Monthly Archives: October 2011

#372 Silver Tongues – Ketchup

Black Kite is by no means a perfect album, but this debut from Silver Tongues shows skyward ambition, opening with a prayerful exhortation and closing with an angelic vision. In between, the effervescent vocals of David Cronin echoes through the songs, sometimes with the church hall ambience of a Fleet Foxes hymn, and at other times booming with the polished bombast of My Morning Jacket. It’s very much still a work in progress, with the band searching for its identity through the album, prompting the listener to look out for and witness the moments where they do find their voice. One such glimpse is offered on “Ketchup” – their most focused and intense but somewhat shortlived effort which perhaps because it ends so abruptly hints at greater things to come, be it through highways from above or stories told on shining, silver tongues. – Dan.

mp3: Silver Tongues – Ketchup

Black Kite is out now on Karate Body Records.


#371 Shabazz Palaces – Recollections of the Wraith

Clear some space out, so we can space out. Shabazz PalacesBlack Up, an album big on ideas and rich in detail, finds its sweet spot when the space is cleared and all that’s left behind is the barest and most essential of ingredients. Ishmael Butler’s crisp no-nonsense rapping takes its rightful place at the forefront, finding an almost hypnoptic rhythm buoyed only by a neatly sampled vintage chorus of meandering oohs. Meanwhile, Tendai Maraire’s agreeable beats flit comfortably between the two while giving generous room for stretching out. On paper at least, this may seem almost too formulaic, but the track cruises with such dogged style (“take a chance cos you know we got to dazzle“) and packs such a punch (“I’m dressing like I was at the Ali-Frazier fight“) that you’d forgive its uncharacteristic structuredness. – Dan.

mp3: Shabazz Palaces – Recollections of the Wraith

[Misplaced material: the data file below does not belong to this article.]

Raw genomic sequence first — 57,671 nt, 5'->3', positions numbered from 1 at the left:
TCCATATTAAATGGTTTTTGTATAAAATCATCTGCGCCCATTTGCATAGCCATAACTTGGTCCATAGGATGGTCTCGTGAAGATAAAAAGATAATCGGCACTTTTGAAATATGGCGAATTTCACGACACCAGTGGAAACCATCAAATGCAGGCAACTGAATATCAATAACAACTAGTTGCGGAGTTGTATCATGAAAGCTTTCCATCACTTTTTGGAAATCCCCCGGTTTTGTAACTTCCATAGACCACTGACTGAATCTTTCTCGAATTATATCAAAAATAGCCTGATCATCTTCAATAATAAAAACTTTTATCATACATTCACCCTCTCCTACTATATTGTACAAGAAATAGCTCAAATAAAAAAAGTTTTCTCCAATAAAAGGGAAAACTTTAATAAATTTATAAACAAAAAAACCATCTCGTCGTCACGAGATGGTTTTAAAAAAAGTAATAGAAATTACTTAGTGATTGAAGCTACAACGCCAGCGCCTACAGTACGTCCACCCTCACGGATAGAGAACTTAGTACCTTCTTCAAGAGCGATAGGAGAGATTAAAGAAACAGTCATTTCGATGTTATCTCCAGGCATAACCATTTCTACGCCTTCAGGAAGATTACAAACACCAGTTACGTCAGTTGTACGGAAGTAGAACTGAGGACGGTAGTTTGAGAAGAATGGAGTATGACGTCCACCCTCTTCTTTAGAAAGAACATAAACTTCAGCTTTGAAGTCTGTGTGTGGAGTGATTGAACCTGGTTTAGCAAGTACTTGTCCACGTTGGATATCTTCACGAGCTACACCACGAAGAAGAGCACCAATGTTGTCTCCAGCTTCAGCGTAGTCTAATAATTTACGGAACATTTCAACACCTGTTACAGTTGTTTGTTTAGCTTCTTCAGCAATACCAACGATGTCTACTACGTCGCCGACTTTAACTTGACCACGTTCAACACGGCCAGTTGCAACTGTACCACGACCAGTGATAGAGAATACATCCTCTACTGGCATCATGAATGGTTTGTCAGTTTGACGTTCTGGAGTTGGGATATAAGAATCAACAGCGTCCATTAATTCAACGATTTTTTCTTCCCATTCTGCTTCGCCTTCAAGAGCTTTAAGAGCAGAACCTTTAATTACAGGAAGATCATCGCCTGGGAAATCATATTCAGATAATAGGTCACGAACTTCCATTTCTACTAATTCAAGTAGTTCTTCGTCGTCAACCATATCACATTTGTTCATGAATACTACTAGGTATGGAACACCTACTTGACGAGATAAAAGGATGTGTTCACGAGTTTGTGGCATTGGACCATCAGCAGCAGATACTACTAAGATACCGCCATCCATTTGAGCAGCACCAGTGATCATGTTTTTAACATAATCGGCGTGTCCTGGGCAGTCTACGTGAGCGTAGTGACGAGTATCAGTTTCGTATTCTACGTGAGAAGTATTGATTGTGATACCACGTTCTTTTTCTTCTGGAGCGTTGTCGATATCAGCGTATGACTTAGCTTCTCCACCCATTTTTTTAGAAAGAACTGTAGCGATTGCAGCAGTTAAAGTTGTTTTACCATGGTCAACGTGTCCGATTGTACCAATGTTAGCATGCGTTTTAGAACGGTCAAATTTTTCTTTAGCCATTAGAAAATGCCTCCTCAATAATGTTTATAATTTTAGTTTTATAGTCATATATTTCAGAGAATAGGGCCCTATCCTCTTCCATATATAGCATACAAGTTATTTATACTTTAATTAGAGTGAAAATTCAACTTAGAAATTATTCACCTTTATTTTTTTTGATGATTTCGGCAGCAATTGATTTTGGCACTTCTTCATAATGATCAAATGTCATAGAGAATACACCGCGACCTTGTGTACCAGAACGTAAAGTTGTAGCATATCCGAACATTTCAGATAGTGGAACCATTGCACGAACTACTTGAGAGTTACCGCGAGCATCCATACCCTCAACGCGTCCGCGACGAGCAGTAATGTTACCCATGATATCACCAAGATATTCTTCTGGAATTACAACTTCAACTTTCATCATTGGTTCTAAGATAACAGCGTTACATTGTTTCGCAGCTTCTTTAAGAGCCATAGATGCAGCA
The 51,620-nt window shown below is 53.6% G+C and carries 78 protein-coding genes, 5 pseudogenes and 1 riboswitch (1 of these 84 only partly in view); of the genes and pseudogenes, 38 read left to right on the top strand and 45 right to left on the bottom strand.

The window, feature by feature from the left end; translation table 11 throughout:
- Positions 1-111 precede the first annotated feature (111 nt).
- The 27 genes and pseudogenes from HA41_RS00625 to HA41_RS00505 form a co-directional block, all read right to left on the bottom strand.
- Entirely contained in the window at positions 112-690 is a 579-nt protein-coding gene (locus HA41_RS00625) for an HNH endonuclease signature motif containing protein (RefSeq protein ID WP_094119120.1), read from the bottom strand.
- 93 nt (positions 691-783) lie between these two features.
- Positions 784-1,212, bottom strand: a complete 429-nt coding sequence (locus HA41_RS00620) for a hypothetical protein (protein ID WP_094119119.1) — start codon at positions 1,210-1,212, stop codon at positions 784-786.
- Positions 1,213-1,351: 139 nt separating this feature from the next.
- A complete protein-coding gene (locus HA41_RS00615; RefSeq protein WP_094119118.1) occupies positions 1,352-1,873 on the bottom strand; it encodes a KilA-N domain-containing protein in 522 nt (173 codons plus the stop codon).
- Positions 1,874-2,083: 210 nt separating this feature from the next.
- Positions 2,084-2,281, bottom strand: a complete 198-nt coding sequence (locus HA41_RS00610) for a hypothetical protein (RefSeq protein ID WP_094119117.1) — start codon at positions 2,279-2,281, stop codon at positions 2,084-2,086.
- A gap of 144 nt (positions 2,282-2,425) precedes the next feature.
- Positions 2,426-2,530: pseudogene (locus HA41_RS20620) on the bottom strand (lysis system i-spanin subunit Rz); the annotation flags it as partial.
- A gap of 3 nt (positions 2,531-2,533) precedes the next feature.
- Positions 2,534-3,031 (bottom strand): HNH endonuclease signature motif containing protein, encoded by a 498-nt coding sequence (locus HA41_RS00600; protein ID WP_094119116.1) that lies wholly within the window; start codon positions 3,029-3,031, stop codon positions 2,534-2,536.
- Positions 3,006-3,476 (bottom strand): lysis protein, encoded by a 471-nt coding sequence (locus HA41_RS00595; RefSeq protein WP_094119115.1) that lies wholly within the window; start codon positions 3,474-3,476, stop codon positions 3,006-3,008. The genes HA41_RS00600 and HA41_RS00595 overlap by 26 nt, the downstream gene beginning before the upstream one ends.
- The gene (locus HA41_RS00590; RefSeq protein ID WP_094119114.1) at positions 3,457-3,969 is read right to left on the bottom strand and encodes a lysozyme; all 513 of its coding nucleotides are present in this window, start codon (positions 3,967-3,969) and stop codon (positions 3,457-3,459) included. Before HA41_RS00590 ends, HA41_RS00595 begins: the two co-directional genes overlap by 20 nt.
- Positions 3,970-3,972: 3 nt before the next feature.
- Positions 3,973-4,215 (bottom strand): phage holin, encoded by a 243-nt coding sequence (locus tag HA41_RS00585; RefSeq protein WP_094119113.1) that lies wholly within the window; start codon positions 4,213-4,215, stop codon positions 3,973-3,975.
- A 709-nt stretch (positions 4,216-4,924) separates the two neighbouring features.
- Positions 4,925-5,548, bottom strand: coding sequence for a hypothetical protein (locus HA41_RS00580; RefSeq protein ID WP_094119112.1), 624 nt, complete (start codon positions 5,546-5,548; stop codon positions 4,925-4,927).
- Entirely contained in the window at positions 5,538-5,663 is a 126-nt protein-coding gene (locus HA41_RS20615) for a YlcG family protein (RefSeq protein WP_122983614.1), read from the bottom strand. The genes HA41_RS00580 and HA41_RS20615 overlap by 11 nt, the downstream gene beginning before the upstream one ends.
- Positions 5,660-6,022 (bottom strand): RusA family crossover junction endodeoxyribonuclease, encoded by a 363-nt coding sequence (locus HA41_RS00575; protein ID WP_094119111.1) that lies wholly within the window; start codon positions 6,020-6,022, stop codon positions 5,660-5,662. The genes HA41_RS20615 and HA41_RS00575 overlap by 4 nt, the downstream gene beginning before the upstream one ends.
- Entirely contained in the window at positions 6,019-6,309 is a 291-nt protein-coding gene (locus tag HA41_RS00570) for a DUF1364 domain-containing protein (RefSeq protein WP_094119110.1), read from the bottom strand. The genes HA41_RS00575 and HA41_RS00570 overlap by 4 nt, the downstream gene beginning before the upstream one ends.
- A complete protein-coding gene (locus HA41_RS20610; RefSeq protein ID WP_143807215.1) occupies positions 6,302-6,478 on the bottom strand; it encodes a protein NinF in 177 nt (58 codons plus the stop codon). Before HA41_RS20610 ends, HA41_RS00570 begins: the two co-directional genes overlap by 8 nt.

Black Up is released, also uncharacteristically, on Sub Pop.

#370 Megafaun – These Words

Listening to Megafaun reminds me of that magical feeling of hearing Wilco’s Yankee Hotel Foxtrot for the very first time, of marveling at its perfect balance of country-folk balladry and pop experimentation. While Wilco has since, for better or worse, moved towards solidifying their monolithic sound, Megafaun has in their recent eponymous album resisted the boundaries of genre in producing what must be the most playfully rewarding release of the year. “These Words” opens with half a minute of guesswork, with its storyline coming together in a dizzying whole through the course of the track. The band’s determination to experiment always nearly backfires if not for an assured commitment to their musical roots, which makes for a surprisingly grounded affair. These guys know what they’re doing, and boy do they do it well. – Dan.

mp3: Megafaun – These Words

Megafaun is out now on Hometapes.

Music Alliance Pact – October 2011 Issue

SINGAPORE: I’m Waking Up To…
EtcBig Girl’s Blouse
Etc is truly one of Singapore’s best-kept secrets. There are no fancy fashions or trends associated with the duo of Ben Harrison and Harvey Chamberlain, just well-written guitar-rock to a steady beat. Harrison’s jangle-raggedy guitar work is exciting and tasteful enough to balance perfectly atop Chamberlain’s near-primal approach to the beat, yet also easy enough for that slacker sway. They have an album in the works, but we’ll make do with their generous online singles in the meantime. – Brian.

To download all 35 songs in one file click here. MAP is published on the 15th of every month, featuring a showcase of music handpicked by bloggers from all over the world.

Continue reading

Remembering R.E.M. – All The Way To Reno (You’re Gonna Be A Star)